It happens to everyone, and usually only when it matters the most. You might be gearing up for a family Christmas video chat, settling in for a movie night on your big screen TV, or getting ready to record a tune that popped into your head and needs freeing. At some point, if you use a computer, sound is going to need to be routed.
How Linux audio works
Without going into technical detail, here's a map of how Linux audio works.
First of all, there's a source and there's a target: something is making sound and something else is supposed to receive and process that sound.
For most everyday tasks, doing all this translates to using an application (like VLC Media Player, for instance) generating sound and a device (like your speakers or headphones) receiving that sound and delivering it to your ears.
No matter what, the model is always the same. Sound is generated by one thing and sent to another.
Between those two end points exists a Linux sound system, because, after all, something needs to route the sound.
Without going too far back in history, Advanced Linux Sound Architecture (ALSA) traditionally managed Linux audio. In fact, ALSA still manages Linux audio. The difference is that on modern Linux, users don't generally need to deal directly with ALSA to route sound. Instead, they can use tools sitting on top of ALSA, like Pulse Audio.
If you have sound working on your Linux machine on a daily basis, but you get thrown off balance when you need to get specific about sound inputs and outputs, read on. This is not an article about how to install drivers or set sound defaults. If you want to know more about that level of sound configuration, visit support forums such as Linux Questions and documentation sites such as Slackermedia to help you. This article is about getting comfortable with the sound controls of a modern Linux system.
Why is Pulse necessary?
Strictly speaking, it isn't. ALSA works so well that some distributions are just starting to integrate Pulse by default. However, dealing directly with ALSA can require a lot of manual hacking. I'm not talking about the initial setup. Using ALSA could result in some pretty convoluted configs and wrapper-scripts, and you still never get one configuration to serve your every use case. The problem wasn't always with ALSA. Sometimes it was the fault of the application itself, but that doesn't change the end result. Your box was still "broken" until you could swap out config files and restart the service.
The thing is, we're demanding a lot more of our computers now than ever before. Audio output used to be either a speaker or headphones, but now we want our computer to beam audio across the room to the screen we use as a TV and to pick up audio from a Bluetooth mic in a phone.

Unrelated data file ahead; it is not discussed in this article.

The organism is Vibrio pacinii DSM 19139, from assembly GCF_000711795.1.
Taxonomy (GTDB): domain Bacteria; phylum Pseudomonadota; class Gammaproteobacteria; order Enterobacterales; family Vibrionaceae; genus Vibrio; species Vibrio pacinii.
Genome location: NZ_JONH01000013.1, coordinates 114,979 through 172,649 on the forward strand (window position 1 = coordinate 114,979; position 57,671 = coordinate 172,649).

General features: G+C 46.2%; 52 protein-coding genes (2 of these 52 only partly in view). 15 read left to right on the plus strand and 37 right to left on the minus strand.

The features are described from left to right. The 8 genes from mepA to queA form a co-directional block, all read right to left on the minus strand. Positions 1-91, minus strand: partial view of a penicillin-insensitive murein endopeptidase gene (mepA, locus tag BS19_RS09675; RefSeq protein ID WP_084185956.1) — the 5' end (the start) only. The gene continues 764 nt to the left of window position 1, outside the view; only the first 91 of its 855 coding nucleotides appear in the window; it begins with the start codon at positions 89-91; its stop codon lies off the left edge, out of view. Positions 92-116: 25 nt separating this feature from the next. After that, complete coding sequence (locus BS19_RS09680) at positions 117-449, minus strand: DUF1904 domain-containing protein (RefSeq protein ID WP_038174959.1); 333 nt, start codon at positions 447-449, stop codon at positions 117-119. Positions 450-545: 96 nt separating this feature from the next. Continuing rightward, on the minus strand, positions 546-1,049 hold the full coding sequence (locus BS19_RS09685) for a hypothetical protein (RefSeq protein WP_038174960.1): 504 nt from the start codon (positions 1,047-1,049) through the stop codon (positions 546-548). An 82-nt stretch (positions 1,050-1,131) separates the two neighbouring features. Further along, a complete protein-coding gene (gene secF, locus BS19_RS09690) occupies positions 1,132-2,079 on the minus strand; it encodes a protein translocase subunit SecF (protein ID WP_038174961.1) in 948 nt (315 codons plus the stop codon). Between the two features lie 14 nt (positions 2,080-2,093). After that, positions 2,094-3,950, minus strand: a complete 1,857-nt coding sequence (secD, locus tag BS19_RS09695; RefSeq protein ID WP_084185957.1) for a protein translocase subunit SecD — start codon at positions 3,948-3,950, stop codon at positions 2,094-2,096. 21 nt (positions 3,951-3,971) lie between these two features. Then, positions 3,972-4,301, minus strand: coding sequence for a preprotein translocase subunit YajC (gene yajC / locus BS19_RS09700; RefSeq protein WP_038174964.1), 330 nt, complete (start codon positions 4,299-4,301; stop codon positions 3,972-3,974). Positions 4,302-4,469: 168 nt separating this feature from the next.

Pulse sits patiently between the thing that is generating sound and the thing meant to receive that sound, making sure everything plays nicely with one another. It adds several bonus features, too, such as the ability to send audio to a different computer and invisibly changing the sample format or channel count.
To get comfortable with Pulse, you need to remember three things:
- Check your cables (virtual and physical)
- Set sound input or output from source of sound
- Manage your targets from Pulse Audio Control (
Step 1: Check cables and hardware
Check your cables. Check volume knobs. Check mute buttons and power buttons. You're living in the "turn it off, and then on again" school of audio engineering.
Admit it. You've done this once or twice yourself, too.
If you left your headphones plugged in, or you forgot to power on your speakers, or turned the volume down on your speaker or the application playing sound, then spending time and effort configuring your system is pointless. Do the "dummy check" first.
Step 2: Check application preferences
Similar to checking cables and knobs, check the settings of the sound application you're using on your computer. Not all applications give you much of a choice, but there's usually has some kind of menu somewhere governing what the application does with its sound. VLC, for example, gives you lots of choices:
While an application like Google Hangouts gives you a simplified view:
The point is, you need to decide where your sound is headed once it leaves its parent application. Make sure it's set sanely.
If you're confused by all the choices, it's usually safe to send sound to Pulse.
Send sound to Pulse to benefit from Pulse's simplified worldview. You can send it to Pulse and manage it from Pulse's control panel—Pulse's job is to manage sound dynamically.
Send sound to ALSA if you want direct control. This may be important if you're using pro apps, like a soft synth and an effects rack and a DAW, and you need absolute control over channel routing (with JACK or Patchage, for instance) and processing order.
Pulse has an ALSA plug-in, so even if your first choice as a destination is ALSA, you'll still have some ability to manage that sound from Pulse. Pulse doesn't "steal" your audio, so you don't have to worry about Pulse intercepting your signal and re-routing it some place else. Pulse always respects the choices made at lower levels (and ALSA is about as low as you can get in the sound system, drivers notwithstanding).